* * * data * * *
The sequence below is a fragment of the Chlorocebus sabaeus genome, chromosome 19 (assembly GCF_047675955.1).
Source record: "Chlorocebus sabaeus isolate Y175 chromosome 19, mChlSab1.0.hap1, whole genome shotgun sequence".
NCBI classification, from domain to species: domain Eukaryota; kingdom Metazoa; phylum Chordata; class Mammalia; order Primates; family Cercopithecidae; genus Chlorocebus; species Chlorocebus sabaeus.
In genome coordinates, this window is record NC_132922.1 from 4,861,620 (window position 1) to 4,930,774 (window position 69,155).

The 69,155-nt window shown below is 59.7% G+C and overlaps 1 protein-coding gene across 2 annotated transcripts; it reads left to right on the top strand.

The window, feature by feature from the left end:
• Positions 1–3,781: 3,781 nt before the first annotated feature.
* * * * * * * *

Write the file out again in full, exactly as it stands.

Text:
The sequence below is a fragment of the Chlorocebus sabaeus genome, chromosome 19 (assembly GCF_047675955.1).
Source record: "Chlorocebus sabaeus isolate Y175 chromosome 19, mChlSab1.0.hap1, whole genome shotgun sequence".
NCBI classification, from domain to species: domain Eukaryota; kingdom Metazoa; phylum Chordata; class Mammalia; order Primates; family Cercopithecidae; genus Chlorocebus; species Chlorocebus sabaeus.
In genome coordinates, this window is record NC_132922.1 from 4,861,620 (window position 1) to 4,930,774 (window position 69,155).

The 69,155-nt window shown below is 59.7% G+C and overlaps 1 protein-coding gene across 2 annotated transcripts; it reads left to right on the top strand.

The window, feature by feature from the left end:
• Positions 1–3,781: 3,781 nt before the first annotated feature.